Sources: Wikpedia; Discogs; YouTube

Beware Of Mr. Baker

In memoriam of a drumming giant with a 60-year-plus career

When I saw the name of Ginger Baker pop up in a CNN news alert on my phone yesterday morning, I immediately knew what had happened. Just a few days ago, I had spotted a story on Facebook, reporting Baker was in the hospital and critically ill. The legendary drummer passed away on October 6 at age 80.

Baker was a pretty wild character. His constant fights with Jack Bruce while they played together in The Graham Bond Organisation and lateron in “supergroup” Cream have widely been reported. Once he even pulled a knife on Bruce – yikes! Baker’s volatile behavior is also impressively captured in the fascinating 2012 American documentary Beware of Mr. Baker. At some point, he hits film maker Jay Bulger in the nose with his walking stick – a terrifying thought, especially coming from a drummer.

So, yes, Baker wasn’t exactly a saint. But I don’t feel it’s my place to judge. Plus, let’s be honest here: The same can be said about some other music artists, including one of my biggest heroes of all time, John Lennon. He certainly was a less than perfect husband to his first wife Cynthia Powell and father to Julian, his son from that marriage. Still, the fact Lennon’s behavior fell short doesn’t change my admiration for him as an artist. The same is true for Ginger Baker.

Ginger Baker 2

There are already many obituaries out there, and undoubtedly, there will be many more. I don’t want to add yet another such piece. If you feel like reading an obituary for Baker, you can do so here at Rolling Stone, for example. Instead, I’d like to commemorate Baker with some of his music. And there is quite a lot over a career that spanned more than 60 years.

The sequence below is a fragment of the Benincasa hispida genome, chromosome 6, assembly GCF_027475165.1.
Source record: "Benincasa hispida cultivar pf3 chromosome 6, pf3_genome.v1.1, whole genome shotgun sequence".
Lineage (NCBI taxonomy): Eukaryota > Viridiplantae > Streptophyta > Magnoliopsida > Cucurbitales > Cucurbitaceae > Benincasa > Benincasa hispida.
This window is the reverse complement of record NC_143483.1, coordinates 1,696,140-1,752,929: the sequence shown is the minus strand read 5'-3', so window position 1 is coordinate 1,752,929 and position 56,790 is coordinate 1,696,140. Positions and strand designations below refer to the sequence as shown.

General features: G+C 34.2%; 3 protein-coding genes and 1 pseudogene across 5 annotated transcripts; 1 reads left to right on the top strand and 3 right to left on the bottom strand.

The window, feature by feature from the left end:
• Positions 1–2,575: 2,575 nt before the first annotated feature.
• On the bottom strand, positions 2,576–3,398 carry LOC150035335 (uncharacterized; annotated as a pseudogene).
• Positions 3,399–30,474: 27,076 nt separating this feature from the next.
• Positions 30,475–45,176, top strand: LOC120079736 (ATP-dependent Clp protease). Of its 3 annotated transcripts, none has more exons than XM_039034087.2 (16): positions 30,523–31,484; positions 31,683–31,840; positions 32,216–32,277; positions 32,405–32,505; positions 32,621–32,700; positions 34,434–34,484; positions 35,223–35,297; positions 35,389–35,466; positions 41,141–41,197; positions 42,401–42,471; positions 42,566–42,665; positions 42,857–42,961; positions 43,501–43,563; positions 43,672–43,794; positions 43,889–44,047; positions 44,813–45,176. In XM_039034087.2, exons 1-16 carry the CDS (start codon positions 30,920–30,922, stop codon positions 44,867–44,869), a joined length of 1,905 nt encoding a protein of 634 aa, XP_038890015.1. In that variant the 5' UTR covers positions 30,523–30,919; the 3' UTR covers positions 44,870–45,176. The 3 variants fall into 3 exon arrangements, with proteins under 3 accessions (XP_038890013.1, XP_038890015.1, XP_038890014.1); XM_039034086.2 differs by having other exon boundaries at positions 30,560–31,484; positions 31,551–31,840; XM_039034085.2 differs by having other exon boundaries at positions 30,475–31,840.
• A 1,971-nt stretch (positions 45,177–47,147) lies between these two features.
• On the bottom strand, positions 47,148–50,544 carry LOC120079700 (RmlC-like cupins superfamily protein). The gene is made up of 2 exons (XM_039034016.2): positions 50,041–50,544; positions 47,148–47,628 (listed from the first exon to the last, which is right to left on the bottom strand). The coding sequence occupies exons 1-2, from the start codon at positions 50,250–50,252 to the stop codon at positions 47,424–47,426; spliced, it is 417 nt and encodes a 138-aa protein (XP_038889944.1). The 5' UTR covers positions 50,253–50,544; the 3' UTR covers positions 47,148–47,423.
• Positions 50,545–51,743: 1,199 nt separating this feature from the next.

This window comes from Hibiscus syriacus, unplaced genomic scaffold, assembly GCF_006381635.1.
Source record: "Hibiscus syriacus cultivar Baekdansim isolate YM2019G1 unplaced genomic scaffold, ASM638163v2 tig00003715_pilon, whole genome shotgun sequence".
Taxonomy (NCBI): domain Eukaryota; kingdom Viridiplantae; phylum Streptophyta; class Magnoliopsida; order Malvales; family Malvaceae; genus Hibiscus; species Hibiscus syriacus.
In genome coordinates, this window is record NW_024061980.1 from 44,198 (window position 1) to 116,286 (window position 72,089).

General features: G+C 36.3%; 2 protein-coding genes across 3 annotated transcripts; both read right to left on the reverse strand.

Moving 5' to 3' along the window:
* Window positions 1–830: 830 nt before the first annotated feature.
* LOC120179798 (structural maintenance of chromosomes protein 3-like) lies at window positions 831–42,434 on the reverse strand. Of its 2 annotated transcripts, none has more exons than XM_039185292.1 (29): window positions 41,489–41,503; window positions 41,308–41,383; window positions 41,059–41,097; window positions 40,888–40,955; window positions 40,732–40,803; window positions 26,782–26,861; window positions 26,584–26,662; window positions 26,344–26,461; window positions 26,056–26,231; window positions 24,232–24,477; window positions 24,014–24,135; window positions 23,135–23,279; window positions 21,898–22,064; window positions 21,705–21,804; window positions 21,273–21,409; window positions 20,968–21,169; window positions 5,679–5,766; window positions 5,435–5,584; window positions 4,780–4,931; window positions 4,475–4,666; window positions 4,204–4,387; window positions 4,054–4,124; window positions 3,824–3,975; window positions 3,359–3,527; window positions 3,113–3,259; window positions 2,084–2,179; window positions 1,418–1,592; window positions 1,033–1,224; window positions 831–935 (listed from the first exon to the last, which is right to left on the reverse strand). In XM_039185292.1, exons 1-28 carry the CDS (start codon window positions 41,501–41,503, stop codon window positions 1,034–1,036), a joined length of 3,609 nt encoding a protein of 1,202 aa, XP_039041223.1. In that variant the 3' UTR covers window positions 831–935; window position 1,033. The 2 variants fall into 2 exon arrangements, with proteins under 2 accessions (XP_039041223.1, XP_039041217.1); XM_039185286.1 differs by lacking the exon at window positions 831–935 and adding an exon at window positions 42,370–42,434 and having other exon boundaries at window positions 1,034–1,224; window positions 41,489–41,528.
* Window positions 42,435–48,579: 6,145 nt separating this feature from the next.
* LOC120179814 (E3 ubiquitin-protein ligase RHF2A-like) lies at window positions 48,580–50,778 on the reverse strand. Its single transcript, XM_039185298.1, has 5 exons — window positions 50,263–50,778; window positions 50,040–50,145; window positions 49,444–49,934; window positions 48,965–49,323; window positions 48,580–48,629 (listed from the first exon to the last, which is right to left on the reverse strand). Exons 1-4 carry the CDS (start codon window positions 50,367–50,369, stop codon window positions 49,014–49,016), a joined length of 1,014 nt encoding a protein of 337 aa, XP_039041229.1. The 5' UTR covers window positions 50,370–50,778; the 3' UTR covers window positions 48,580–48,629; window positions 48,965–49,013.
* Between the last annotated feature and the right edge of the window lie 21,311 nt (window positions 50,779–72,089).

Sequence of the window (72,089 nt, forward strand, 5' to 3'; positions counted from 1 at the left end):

Less than two years after Baker had started picking up the drums at age 16, he was initially playing Dixieland on London’s Soho jazz scene. He was also influenced by bebop and artists like Max Roach, Charlie Parker and Dizzie Gillespie. In fact, during a 2013 interview with jazz.fm91 he said, “Oh, for God’s sake, I’ve never played rock.” He also insisted Cream was a jazz band. “Cream was two jazz players and a blues guitarist playing improvised music. We never played the same thing two nights running…It was jazz.” Oh, well, I guess it all depends on how you define jazz. In any case, at the end of the day, who cares what you call it when you’re talking about Cream, one of the greatest bands of the 60s.

In 1962, following Charlie Watts’ departure to The Rolling Stones, 23-year-old Baker joined Blues Incorporated. The English blues band was led by guitarist Alexis Korner, who is often called “a founding father of British blues.” It is also there where Baker first met Jack Bruce. Here’s a great 1962 instrumental called Up-Town, which in addition to Korner (guitar), Bruce (bass) and Baker (drums) also featured Cyril Davies (harmonica), Dick Heckstall-Smith (tenor saxophone) and Johnny Parker (piano).

In 1963, Baker joined The Graham Bond Organisation, where he again played with Bruce, as well as other former Blues Incorporated members Graham Bond (vocals, keyboards, alto-saxophone) and Heckstall-Smith (tenor & soprano saxophone). Guitarist John McLaughlin rounded out the line-up of this jazz and R&B group. Here is Camels & Elephants, a tune featuring a Baker drum solo reminiscent of Toad, except it’s much shorter! 🙂

While Baker made a name for himself in The Graham Bond Organisation, it was his affiliation with next band that cemented his status as a legendary drummer: Cream. Most of the band’s orginal songs were written by Bruce and Eric Clapton. Between the two, they typically also handled vocals. But here is one Cream tune that not only was soley written by Baker but also sung by him: Blue Condition. The song appeared on their second studio album Disraeli Gears from May 1967.